The health secretary said this news was a ‘major step’ towards empowering citizens to make better dietary choices.

In recent months, Dutch health authorities have conducted research into three different food selection logos: Keyhole, Traffic Lights and Nutri-Score. It found consumers ‘understand Nutri-Score best’.

The score awarded a food is based on the amount of calories, sugars, saturated fat, salt, protein, fibre, fruit, vegetables, legumes and nuts in the product.

NutriScore ranks foods from -15 for the ‘healthiest’ products to +40 for those that are ‘less healthy’. On the basis of this score, the product receives a letter with a corresponding colour code: from dark green (A) to dark red (F).

It’s currently in use or recommended by France, Belgium, Germany, Netherlands, Spain, Portugal, Switzerland, Slovenia, and Austria. It’s a great start, and I hope it moves to the USA soon.

‘Why is vegan shōjin ryōri cuisine so deeply compelling?’

This is a really nice breakdown of one of the most celebrated veggie-focused meals on the globe. And, yes, it’s the opposite of the extreme. It’s the anti-Doritos. I’ve only had meals like this a few times, and the flavors were soft and subtle in way that I’ve probably never had before or since.

‘What can Twitter tell us about our neighborhood’s health?’

H. Claire Brown for the New Food Economy:

Those connections yielded a finding the researchers called “intriguing”: Higher-income neighborhoods—defined in this study as the proportion of people making more than $75,000 a year—tended to tweet less positively about food, whether healthy or unhealthy.

Tweets from lower-income neighborhoods—those where a higher proportion of people made less than $75,000 a year—tended to show something different. “A lot of people like to talk about food and have strong opinions about food,” Vydiswaran says. This led to a new hypothesis to explore, that “food may be an isolated source of enjoyment in otherwise difficult lives.”

The researchers also made a curious discovery: Neighborhoods with more young people were less likely to tweet positively about unhealthy foods. This seemingly counterintuitive finding could auger well for future research.

‘New study shows the EAT-Lancet diet is unaffordable for at least 1.6 billion people’

H. Claire Brown for the New Food Economy:

Earlier this year, a groundbreaking study from the EAT-Lancet Commission outlined a climate-friendly path to feeding 10 billion people “within planetary boundaries.” Its recommendations included limiting meat consumption to about an ounce per day, or roughly two chicken nuggets, and bulking up on low-impact foods like beans. […]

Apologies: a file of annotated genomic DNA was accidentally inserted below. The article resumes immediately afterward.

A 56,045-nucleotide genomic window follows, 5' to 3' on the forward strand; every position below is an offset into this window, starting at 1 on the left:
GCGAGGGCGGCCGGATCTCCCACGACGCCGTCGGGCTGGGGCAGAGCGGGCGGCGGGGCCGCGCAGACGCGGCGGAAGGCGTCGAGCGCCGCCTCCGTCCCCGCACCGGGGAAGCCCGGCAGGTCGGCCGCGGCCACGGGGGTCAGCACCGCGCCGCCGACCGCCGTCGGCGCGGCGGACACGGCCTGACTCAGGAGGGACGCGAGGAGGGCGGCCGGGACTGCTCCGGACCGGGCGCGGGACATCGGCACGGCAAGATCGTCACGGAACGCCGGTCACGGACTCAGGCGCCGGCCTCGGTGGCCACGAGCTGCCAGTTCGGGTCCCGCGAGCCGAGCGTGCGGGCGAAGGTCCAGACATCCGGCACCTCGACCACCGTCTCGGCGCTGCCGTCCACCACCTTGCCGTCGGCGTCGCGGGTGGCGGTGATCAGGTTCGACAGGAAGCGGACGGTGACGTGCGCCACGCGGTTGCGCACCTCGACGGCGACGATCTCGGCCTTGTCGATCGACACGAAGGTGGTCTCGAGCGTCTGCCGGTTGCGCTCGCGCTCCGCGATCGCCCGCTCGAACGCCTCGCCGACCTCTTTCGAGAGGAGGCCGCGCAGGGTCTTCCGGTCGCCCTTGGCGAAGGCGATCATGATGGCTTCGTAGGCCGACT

A new study from researchers at Tufts University and the International Food Policy Research Institute adds a wrinkle to the debate: the diet recommended by the EAT-Lancet commission is simply unaffordable for an estimated 1.58 billion people, mostly in sub-Saharan Africa and South Asia.

To get these numbers, the researchers cross-referenced local income data with the retail prices of 744 foods in 159 countries. They based their model on the lowest-cost diet that conformed to the recommendations made in the report and found that following the EAT-Lancet diet would cost a median of $2.84 per day globally. It was also about 60 percent more expensive than a diet that met minimum nutritional requirements, largely because it includes high-cost meat and dairy. 

Our future is largely tied to diet and the related agricultural effects. I have no idea what the answer is, but I’m glad the discussion is happening passionately. It needs to if we’re going to actually figure out how to eat our way out of this climate mess.

‘Why are people malnourished in the richest country on earth?’

Tracie McMillan writes a thoughtful and difficult piece for National Geographic:

Chances are good that if you picture what hunger looks like, you don’t summon an image of someone like Christina Dreier: white, married, clothed, and housed, even a bit overweight. The image of hunger in America today differs markedly from Depression-era images of the gaunt-faced unemployed scavenging for food on urban streets. […]

In the United States more than half of hungry households are white, and two-thirds of those with children have at least one working adult—typically in a full-time job. With this new image comes a new lexicon: In 2006 the U.S. government replaced “hunger” with the term “food insecure” to describe any household where, sometime during the previous year, people didn’t have enough food to eat. By whatever name, the number of people going hungry has grown dramatically in the U.S., increasing to 48 million by 2012—a fivefold jump since the late 1960s, including an increase of 57 percent since the late 1990s.